A year later, when Dr. Hameed and his team returned to Cape Town in 2011, the Groote Schuur surgeons had collected 10,000 admissions records, a full year's worth of patient data. "We knew the new forms worked, but a shortcoming was that it took three months for a grad school student to transcribe all the forms into the database," he said.
In 2012, Dr. Hameed and his team worked with an advisory group of trauma clinicians, data ethnographers, and medical software designers to convert the form into an iPad app. The goal was to ensure that completing the iPad record did not impede clinical workflow and integrated other helpful elements such as safety checklists, evidence-based guidelines, and the ability to easily print, download, and upload the record to a clinical database.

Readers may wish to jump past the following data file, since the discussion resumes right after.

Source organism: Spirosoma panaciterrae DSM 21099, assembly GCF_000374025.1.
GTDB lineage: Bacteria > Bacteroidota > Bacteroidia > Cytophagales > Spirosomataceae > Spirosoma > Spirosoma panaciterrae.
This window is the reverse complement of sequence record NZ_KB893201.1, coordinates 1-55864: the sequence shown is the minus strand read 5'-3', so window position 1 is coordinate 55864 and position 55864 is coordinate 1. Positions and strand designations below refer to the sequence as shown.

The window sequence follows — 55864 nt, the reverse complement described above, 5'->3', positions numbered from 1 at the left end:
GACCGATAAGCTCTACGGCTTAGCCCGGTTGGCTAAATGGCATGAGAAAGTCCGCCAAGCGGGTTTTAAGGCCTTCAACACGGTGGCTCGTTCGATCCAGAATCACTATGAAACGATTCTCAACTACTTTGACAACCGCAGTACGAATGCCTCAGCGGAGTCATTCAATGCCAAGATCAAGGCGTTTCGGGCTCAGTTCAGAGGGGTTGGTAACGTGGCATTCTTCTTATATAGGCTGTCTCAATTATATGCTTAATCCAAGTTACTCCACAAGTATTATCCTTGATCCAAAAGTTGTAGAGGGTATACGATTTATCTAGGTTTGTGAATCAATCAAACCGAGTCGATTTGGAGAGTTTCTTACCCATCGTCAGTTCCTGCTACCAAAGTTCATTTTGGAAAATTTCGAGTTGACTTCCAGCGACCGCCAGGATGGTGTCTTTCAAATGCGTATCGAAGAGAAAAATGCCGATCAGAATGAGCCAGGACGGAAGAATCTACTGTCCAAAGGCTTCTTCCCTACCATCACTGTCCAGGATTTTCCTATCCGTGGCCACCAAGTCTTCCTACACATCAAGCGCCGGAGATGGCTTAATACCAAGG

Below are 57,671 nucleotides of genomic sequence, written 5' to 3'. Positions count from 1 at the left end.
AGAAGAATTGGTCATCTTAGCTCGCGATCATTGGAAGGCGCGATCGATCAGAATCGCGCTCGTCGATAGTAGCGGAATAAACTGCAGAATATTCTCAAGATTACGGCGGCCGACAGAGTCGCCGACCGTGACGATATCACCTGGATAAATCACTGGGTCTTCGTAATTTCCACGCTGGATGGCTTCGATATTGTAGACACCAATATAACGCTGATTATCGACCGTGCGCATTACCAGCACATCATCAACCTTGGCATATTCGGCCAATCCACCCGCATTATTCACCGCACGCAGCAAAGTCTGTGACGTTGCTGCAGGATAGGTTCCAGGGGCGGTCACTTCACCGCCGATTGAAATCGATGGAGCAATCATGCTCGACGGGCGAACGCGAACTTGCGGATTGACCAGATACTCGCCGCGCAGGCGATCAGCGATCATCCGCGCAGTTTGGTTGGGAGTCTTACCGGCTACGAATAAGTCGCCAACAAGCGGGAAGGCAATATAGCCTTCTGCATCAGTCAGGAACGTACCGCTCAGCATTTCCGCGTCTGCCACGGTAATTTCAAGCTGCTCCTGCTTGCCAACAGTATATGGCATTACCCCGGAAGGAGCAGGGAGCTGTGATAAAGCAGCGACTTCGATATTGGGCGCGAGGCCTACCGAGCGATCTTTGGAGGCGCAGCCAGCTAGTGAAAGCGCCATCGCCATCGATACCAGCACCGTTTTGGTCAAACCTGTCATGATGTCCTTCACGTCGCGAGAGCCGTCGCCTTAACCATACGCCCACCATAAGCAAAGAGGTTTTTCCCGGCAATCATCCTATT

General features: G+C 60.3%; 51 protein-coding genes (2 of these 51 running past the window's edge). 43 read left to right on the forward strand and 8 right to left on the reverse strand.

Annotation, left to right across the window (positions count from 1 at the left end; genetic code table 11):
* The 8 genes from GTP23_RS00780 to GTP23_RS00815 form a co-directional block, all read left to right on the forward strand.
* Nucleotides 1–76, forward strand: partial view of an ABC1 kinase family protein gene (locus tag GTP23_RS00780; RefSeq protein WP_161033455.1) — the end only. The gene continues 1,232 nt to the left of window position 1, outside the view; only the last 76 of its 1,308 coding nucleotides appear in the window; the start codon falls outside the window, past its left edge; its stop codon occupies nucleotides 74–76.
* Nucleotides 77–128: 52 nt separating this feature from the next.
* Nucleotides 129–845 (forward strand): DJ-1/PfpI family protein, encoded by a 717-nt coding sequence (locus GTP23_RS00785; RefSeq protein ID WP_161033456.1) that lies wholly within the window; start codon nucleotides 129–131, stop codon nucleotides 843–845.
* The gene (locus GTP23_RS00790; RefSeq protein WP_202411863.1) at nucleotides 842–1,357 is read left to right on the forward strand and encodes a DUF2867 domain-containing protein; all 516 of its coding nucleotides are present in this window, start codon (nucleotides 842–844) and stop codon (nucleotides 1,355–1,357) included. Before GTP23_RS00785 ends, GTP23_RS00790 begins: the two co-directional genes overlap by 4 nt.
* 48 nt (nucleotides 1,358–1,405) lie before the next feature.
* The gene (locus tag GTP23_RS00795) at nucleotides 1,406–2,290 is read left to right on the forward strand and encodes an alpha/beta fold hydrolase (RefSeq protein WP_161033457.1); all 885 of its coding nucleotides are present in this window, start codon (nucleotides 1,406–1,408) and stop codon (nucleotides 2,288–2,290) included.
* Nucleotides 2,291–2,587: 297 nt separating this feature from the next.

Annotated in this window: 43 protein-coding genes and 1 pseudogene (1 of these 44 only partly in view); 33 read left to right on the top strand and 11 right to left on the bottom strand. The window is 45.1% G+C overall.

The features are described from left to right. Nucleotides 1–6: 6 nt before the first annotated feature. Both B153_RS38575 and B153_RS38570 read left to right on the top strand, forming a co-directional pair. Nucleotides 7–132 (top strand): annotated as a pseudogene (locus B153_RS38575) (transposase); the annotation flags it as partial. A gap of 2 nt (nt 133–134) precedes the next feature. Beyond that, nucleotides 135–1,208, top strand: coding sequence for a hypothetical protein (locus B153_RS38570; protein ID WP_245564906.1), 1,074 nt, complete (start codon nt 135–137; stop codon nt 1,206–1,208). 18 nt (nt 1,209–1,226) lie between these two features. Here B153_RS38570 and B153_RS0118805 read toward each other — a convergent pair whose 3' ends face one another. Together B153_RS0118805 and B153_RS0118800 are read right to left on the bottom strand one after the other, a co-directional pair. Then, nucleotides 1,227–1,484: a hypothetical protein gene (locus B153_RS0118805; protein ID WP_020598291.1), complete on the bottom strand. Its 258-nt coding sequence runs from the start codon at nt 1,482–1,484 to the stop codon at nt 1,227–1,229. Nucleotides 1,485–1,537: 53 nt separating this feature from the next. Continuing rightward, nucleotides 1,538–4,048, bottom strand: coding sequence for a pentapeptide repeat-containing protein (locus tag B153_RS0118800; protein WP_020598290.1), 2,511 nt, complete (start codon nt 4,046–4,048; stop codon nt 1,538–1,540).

The iPad record captured important information that could be used for later analysis, such as past medical history, residence, demographics, the cause of the injury, the injury severity score, and the patients' drug and alcohol use.
Instead of using the full-sized iPad, Groote Schuur surgeons opted for the iPad mini, which could fit in their lab coat pockets and reduce the risk of theft.
After usability testing, the Groote Schuur Hospital surgeons used the iPad app to capture admissions data for 50 patients who came to the hospital during June 2013 for trauma care for conditions that included limbs that required amputations; gunshot wounds to the head, neck, chest or abdomen; facial burns, and traumatic cardiac arrest.
Dr. Hameed said it took surgeons about 10 to 12 minutes to complete the iPad record, versus 10 minutes or less on paper.
|Contact: Sally Garneski|
American College of Surgeons